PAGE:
• memory in November 1880 and in an abusive letter about Darwin in the St Jamess Gazette on 8
  • in a review of Unconscious memory in Kosmos and sent Darwin a separate letter for
  • decided to print500 more, making 2000’ ( letter to H. E. Litchfield, 4 January 1881 ). Unlike
  • very surprising the whole case is to me’ (letters to W. E. Darwin, 31 January [1881] and 19
  • learn from experience, Darwin was wary, telling Romanes on 9 March , ‘I intend to have another
  • but I cannot endure to do this’, Darwin told Francis on 9 Novemberand writing to Fritz
  • with you’, a Swedish teacher told him ( letter from C. E. Södling, 14 October 1881 ), while H. M. …
  • little, to the general stock of knowledge’ ( letter to E. W. Bok, 10 May 1881 ). Josef Popper, an
  • … ( Correspondence vol. 30, letter to C. A. Kennard, 9 January 1882 ). ‘I
  • in heavenwhen the portrait was finished ( letter to G. H. Darwin, 23 July 1881 ). ‘All my family
  • absurd for one with no pretensions’ (l etter from W. E. Darwin, 13 January [1881 ]), Darwin
  • after expressing their wish to visit Darwin ( letter from E. B. Aveling, 27 September [1881] ). …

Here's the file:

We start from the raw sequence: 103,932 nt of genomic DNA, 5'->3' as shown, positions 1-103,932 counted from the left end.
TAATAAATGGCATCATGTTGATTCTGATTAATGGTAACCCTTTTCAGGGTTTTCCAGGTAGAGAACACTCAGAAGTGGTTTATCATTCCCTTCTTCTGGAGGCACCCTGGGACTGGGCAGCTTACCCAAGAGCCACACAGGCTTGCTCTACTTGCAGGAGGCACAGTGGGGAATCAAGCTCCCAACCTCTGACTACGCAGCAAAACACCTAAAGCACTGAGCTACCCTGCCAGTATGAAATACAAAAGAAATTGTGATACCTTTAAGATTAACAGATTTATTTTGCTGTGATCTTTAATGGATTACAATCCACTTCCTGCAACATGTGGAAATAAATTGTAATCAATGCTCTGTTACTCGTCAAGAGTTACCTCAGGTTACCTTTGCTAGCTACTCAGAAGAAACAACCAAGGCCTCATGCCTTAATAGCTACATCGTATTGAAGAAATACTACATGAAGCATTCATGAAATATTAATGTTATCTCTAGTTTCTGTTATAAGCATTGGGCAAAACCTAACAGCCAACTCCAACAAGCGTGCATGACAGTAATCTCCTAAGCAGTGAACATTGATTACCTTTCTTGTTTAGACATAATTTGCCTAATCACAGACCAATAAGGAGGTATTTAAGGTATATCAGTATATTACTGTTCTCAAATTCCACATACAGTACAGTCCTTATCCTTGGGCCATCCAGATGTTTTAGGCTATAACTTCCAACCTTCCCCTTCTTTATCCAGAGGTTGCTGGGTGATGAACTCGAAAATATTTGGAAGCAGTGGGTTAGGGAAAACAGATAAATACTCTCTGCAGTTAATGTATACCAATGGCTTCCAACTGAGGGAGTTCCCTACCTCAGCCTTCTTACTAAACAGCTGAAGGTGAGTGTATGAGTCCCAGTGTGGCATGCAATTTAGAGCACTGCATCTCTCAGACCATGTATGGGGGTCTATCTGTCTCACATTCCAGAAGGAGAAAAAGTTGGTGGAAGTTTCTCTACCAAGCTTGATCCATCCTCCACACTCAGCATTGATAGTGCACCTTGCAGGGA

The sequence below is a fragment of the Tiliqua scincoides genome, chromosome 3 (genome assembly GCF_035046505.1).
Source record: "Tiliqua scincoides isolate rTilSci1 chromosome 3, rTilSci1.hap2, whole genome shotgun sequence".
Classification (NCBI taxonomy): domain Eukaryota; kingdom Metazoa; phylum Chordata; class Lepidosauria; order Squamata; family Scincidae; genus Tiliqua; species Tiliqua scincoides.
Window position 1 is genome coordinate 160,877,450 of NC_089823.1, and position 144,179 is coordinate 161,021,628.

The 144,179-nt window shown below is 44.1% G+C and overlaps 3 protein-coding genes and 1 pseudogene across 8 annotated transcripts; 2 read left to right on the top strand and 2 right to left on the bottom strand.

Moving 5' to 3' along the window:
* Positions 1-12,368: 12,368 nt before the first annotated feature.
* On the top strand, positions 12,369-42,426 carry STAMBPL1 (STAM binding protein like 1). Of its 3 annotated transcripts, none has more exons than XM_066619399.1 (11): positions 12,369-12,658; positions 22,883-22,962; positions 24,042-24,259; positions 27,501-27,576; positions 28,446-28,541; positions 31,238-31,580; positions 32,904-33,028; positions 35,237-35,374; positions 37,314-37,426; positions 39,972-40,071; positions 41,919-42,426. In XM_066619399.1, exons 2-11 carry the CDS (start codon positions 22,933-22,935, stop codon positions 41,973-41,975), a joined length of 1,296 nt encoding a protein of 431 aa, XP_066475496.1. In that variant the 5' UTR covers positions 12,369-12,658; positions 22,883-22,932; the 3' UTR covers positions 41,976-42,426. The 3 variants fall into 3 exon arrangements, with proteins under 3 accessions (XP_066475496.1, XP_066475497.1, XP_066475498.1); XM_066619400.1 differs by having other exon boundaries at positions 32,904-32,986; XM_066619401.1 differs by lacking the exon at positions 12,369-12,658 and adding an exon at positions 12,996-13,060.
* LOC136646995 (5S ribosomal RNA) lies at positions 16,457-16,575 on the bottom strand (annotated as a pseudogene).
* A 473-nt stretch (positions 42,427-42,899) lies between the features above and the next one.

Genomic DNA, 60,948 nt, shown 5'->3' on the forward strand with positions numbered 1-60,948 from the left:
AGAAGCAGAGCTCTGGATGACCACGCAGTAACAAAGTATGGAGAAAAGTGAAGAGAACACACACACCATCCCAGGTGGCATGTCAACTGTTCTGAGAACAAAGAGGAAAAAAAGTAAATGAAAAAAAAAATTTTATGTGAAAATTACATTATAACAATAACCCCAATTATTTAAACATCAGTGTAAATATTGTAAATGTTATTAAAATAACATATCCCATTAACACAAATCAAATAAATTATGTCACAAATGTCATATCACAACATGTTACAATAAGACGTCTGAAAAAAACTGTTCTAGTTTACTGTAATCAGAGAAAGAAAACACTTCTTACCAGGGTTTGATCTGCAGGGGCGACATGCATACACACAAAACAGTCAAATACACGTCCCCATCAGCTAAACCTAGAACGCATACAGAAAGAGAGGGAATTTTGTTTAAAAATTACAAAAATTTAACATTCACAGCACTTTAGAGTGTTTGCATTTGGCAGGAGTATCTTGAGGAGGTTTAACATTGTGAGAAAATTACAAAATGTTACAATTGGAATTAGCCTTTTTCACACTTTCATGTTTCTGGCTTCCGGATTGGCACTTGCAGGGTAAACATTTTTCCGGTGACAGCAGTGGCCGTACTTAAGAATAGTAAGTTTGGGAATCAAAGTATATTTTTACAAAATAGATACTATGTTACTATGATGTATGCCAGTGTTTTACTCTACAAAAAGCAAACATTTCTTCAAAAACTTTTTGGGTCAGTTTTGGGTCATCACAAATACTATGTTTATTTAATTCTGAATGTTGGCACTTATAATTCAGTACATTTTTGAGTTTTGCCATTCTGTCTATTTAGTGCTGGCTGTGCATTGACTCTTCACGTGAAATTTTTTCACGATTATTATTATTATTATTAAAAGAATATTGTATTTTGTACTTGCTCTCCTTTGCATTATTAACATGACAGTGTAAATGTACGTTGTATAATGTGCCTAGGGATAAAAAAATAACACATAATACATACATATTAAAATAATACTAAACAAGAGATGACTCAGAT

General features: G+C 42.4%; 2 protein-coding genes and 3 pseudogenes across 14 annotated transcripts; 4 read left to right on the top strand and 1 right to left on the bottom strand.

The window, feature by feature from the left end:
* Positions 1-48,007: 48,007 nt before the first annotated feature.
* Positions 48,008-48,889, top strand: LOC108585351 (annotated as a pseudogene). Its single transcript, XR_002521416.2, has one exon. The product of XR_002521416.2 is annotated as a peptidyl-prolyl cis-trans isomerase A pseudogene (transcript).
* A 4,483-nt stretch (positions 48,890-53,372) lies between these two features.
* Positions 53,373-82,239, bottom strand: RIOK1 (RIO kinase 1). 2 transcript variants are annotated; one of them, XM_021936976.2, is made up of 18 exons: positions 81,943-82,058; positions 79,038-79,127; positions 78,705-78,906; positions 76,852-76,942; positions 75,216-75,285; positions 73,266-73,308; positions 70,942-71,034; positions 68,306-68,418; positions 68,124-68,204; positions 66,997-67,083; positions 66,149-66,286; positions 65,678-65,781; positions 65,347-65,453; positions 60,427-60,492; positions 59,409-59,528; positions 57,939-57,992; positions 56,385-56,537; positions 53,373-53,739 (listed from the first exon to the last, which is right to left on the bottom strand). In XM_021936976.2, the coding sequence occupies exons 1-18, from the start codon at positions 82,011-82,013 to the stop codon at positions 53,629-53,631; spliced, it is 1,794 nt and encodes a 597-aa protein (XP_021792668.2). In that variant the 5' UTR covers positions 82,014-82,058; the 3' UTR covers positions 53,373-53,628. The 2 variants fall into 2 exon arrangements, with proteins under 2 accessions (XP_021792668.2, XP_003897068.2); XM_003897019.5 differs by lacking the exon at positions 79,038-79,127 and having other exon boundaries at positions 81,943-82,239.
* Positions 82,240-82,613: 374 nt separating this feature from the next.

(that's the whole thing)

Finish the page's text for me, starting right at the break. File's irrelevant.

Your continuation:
• who had received presentation copies. Galton wrote on 9 October , ‘I wish the worms were not such
  • of letters about worms’, he told Francis Darwin on 9 November , ‘but amidst much rubbish there
  • … ( letter to Francis Darwin, 28 [October 1881] ). On 9 November, Darwin told Francis , ‘I have

Darwin in letters, 1862: A multiplicity of experiments

Summary

1862 was a particularly productive year for Darwin. This was not only the case in his published output (two botanical papers and a book on the pollination mechanisms of orchids), but more particularly in the extent and breadth of the botanical experiments…

Matches: 25 hits

  • indicates, 1862 was a particularly productive year for Darwin. This was not only the case in his
  • promotion of his theory of natural selection also continued: Darwins own works expanded on it, …
  • a keen interest in the progress of his views through Europe, Darwin negotiated, in addition to a
  • the family over the summer. But towards the end of the year, Darwin was able once more to turn his
  • of the Scottish press hissed). Huxley, while advocating Darwins theory, had again espoused the view
  • experimental production of newphysiologicalspecies. Darwin attempted to dissuade him from this
  • together. He failed. Huxley replied ( letter from T. H. Huxley, 20 January 1862 ): 'I
  • delivered a series of lectures to working men that reviewed Darwins theory, and sent copies to
  • their difference of opinion, but complained ( letter to T. H. Huxley, 28 December [1862] ): &#039
  • … (‘Dimorphic condition in  Primula ’, p. 92 ( Collected papers  2: 59)). Darwin later recalled: …